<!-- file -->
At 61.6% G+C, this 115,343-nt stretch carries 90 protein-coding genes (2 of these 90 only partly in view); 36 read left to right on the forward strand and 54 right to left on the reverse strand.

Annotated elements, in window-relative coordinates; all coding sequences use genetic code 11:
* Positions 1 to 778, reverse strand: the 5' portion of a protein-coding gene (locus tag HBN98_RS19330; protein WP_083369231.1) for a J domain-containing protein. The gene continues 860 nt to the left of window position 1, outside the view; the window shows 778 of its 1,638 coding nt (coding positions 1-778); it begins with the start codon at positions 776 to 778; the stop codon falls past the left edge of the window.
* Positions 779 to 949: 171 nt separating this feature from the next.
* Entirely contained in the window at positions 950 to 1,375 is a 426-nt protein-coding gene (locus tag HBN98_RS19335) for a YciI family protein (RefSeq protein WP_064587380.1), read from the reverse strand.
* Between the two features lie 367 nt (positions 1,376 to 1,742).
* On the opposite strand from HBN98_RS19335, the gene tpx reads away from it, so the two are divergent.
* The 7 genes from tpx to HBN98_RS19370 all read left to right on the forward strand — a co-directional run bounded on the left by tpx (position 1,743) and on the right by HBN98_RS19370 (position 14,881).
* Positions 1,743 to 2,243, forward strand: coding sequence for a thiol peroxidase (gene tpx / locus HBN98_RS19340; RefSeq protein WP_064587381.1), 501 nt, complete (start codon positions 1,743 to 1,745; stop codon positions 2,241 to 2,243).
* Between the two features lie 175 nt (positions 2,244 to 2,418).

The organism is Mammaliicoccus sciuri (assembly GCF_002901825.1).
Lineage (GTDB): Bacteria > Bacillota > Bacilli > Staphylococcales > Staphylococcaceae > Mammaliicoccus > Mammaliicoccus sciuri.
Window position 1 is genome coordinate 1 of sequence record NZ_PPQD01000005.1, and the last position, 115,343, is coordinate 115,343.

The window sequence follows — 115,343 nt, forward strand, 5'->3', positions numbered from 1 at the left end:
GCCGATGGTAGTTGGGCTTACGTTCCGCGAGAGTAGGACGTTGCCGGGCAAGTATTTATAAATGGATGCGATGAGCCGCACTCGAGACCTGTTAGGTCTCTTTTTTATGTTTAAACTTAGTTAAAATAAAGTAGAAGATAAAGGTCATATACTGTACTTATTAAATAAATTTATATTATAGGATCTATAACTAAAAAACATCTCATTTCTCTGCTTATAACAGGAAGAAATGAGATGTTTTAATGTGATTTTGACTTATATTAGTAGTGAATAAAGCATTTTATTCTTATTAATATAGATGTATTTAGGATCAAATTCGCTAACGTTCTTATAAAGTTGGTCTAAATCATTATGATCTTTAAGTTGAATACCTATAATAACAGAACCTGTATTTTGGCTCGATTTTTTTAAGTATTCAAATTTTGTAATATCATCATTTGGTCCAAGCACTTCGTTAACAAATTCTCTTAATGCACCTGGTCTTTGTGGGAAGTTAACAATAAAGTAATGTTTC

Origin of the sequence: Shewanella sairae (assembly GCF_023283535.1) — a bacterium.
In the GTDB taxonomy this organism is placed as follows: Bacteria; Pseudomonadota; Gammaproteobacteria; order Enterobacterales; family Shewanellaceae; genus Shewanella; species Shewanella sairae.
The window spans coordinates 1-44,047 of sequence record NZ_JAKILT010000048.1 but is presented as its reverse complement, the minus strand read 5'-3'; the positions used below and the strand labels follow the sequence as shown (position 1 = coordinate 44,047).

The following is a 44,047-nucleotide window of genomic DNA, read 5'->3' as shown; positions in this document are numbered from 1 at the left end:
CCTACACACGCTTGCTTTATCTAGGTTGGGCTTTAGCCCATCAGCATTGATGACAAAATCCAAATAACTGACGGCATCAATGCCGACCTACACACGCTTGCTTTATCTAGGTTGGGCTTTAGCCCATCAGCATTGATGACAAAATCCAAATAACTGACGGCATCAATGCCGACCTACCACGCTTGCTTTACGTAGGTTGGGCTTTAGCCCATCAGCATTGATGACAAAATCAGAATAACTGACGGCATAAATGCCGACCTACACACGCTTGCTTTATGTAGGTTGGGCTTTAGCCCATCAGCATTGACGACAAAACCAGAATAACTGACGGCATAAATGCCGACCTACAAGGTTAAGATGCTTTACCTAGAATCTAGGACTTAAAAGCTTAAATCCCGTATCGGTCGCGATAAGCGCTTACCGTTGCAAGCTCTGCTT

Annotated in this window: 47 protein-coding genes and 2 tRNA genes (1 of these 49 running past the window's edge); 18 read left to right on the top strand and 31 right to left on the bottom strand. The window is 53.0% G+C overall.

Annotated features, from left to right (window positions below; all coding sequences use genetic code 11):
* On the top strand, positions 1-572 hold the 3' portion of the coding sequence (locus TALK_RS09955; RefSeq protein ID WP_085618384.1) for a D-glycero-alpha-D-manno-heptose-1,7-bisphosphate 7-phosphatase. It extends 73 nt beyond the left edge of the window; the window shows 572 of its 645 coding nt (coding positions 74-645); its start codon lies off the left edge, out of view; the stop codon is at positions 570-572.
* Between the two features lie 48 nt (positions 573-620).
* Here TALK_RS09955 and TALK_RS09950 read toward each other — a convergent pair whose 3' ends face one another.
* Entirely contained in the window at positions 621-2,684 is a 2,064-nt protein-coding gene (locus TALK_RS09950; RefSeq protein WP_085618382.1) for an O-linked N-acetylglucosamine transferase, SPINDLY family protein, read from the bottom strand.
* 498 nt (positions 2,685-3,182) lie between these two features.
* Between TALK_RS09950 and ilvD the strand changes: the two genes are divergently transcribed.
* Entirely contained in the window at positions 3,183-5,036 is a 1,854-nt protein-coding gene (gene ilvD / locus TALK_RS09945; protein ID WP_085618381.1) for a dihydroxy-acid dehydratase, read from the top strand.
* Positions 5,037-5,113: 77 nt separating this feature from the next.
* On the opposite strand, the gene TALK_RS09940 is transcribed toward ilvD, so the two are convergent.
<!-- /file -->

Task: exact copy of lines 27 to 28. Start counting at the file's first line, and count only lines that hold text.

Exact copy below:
* 498 nt (positions 2,685-3,182) lie between these two features.
* Between TALK_RS09950 and ilvD the strand changes: the two genes are divergently transcribed.